If Luka Doncic is available at No. 2, the Kings should grab him and run. But if the Suns snatch the Real Madrid star with the top pick, Sacramento might consider trading down and gambling on Micheal Porter Jr., a high-risk wing who isn't far removed from being perhaps the best high school player in the country.
In this scenario, the Kings send their No. 2 pick to the Chicago Bulls for Chicago's seventh and 22nd picks in this year's first round. If Sacramento had any bad long-term money on its books, it could ship that to the Bulls as part of the exchange, but both Zach Randolph ($11.7 million) and Kosta Koufos ($8.7 million) come off the ledger after the 2018-19 season. If anything, the Kings should be looking to take on another team's ugly deals in return for more assets.
The Kings need a scoring wing, and Doncic profiles as the best option. But if Porter Jr. is fully healthy after the back surgery that cost him almost all of his lone collegiate season, he might be just as good, albeit riskier. Getting Porter and an extra first-rounder feels like a fair trade-off for the Kings if Doncic isn't available.
From Chicago's perspective, the explanation is easy: You get the second overall pick in a draft many see as having a two-player top tier. If the Bulls aren't convinced Lauri Markkanen's future is at the 5, Ayton would be a fine fit—one who would help form one of the most promising young offensive frontcourts in the league.
1. Phoenix Suns
Phoenix Suns Get: Buddy Hield, Harry Giles, Sacramento's No. 2 pick in 2018, a 2019 second-rounder (via Houston, Cleveland or Orlando)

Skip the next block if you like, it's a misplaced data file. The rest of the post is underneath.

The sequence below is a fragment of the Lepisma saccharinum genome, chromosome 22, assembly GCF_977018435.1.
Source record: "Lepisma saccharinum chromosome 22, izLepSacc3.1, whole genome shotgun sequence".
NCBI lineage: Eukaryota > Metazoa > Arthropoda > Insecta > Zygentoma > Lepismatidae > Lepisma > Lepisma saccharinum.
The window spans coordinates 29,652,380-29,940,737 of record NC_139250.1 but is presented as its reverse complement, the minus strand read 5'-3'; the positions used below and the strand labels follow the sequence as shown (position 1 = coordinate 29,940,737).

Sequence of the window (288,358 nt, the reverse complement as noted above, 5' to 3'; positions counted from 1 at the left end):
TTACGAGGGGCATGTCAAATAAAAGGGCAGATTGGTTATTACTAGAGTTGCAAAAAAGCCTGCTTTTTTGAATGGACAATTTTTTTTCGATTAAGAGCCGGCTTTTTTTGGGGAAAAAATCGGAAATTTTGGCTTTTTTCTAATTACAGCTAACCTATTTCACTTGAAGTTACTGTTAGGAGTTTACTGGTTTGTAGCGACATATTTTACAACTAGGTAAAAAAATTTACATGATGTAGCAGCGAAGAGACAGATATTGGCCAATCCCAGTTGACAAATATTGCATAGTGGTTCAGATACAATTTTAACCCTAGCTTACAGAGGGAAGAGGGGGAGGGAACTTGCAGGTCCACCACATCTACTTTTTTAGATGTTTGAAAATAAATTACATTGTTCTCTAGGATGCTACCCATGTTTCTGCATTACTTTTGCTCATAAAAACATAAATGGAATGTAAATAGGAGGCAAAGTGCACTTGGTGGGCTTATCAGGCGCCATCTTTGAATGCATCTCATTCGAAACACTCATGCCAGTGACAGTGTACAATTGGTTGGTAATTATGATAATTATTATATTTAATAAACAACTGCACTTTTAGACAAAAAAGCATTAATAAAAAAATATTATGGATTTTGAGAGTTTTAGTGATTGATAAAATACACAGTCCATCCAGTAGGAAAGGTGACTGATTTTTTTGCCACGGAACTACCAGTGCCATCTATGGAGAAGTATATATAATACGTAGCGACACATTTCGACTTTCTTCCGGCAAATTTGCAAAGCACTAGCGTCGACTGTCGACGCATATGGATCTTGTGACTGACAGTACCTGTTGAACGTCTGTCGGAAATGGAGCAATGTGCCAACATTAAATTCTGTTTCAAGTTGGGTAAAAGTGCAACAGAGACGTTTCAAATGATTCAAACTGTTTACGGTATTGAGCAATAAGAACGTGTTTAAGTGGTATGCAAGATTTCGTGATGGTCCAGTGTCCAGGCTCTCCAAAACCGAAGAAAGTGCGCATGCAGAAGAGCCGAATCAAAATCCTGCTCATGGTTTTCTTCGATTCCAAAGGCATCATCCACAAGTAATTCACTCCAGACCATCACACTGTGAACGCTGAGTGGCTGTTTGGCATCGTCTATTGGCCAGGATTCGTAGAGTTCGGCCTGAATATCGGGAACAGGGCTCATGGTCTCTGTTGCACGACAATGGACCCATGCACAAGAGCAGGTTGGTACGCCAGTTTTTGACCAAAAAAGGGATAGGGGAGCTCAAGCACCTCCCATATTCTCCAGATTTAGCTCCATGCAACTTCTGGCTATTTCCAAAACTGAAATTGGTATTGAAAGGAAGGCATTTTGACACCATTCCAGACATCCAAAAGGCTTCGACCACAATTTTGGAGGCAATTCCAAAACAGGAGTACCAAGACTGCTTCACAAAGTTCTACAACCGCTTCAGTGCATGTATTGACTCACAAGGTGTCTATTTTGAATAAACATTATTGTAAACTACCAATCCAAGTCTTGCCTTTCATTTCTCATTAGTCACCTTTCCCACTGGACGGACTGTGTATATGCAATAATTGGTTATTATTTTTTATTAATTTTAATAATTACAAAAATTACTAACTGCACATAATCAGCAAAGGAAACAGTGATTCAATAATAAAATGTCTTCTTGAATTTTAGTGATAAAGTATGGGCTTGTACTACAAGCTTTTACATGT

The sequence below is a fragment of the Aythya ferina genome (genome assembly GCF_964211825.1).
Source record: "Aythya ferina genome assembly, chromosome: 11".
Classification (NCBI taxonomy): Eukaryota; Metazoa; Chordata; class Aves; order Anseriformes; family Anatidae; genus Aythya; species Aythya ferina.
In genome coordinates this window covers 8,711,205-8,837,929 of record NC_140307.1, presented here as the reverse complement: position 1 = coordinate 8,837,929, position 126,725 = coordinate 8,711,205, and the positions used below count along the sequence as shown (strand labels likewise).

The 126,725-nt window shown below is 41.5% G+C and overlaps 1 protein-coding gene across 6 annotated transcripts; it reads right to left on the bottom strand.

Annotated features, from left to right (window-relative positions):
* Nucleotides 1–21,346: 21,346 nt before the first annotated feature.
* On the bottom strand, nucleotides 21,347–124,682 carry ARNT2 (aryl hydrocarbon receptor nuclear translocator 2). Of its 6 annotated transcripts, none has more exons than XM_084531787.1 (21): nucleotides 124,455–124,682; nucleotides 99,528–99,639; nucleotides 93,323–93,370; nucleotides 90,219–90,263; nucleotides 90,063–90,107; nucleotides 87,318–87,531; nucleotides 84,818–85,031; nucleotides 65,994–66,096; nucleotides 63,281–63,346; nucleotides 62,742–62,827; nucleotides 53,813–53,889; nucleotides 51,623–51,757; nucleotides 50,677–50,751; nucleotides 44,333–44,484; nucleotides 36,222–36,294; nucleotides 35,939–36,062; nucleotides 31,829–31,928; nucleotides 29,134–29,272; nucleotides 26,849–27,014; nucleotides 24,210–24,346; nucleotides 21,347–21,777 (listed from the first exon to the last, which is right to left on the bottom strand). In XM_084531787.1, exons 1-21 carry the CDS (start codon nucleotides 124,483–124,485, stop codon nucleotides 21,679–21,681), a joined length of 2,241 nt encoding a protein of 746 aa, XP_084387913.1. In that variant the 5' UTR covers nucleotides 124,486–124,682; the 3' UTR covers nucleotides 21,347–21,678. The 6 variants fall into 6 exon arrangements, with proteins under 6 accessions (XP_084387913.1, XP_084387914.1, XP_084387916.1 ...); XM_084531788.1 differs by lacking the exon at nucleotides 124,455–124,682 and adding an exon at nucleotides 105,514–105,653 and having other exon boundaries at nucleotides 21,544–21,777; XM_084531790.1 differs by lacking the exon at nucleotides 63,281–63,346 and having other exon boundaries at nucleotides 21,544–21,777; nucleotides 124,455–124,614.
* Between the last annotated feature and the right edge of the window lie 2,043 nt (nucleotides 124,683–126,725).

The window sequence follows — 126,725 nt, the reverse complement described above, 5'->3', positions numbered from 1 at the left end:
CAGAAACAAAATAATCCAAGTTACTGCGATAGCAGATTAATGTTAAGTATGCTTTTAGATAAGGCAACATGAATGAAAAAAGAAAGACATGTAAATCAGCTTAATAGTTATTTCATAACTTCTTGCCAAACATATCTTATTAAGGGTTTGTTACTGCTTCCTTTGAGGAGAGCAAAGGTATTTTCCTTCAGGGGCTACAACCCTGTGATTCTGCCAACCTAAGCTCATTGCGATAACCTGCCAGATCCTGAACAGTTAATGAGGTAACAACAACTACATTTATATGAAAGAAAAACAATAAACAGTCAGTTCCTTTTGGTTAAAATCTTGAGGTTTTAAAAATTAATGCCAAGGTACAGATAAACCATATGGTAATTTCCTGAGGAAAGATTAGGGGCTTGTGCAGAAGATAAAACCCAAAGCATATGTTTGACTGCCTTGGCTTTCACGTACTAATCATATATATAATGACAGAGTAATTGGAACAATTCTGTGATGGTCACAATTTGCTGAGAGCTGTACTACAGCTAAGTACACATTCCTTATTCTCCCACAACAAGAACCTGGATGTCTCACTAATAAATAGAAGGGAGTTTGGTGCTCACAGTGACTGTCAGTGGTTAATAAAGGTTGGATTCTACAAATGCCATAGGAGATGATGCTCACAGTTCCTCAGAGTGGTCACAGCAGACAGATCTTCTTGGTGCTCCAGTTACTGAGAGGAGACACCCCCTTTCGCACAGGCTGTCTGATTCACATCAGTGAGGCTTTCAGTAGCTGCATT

Sacramento Kings Get: Phoenix's No. 1 pick in 2018
We have a recent precedent for trades like this.
Just last June, the Philadelphia 76ers surrendered a future first-round pick and their own No. 3 selection to move up two spots for Markelle Fultz. The Suns taking on a few young pieces for a one-spot drop is well within the realm of possibility.
This also gives the Suns a chance to rectify a true rarity: a trade the Kings actually won.
In 2016, Sacramento dealt No. 8 pick Marquese Chriss to Phoenix for the 13th and 28th picks in that draft, plus the rights to Bogdan Bogdanovic and a future second-rounder. Bogdanovic performed better as a rookie in 2017-18 than Chriss did in either of his first two seasons with the Suns.
From the Kings' side, this is all about taking control of their own destiny. If they're infatuated with Doncic and view him as the player they must have for the future of their franchise—that isn't a ridiculous thing to believe, by the way—why not surrender a few young role players and eliminate any drama on draft night?
Hield is already an elite shooter, but his defensive and playmaking limitations mean he's headed for a career as a role player, and Giles hasn't seen a minute of NBA action yet. Assuming the Suns are fine with either Ayton (who played for Arizona in college) or Doncic (whom new Phoenix head coach Igor Kokoskov coached with the Slovenian national team), it makes sense to collect a few assets and take whomever Sacramento doesn't.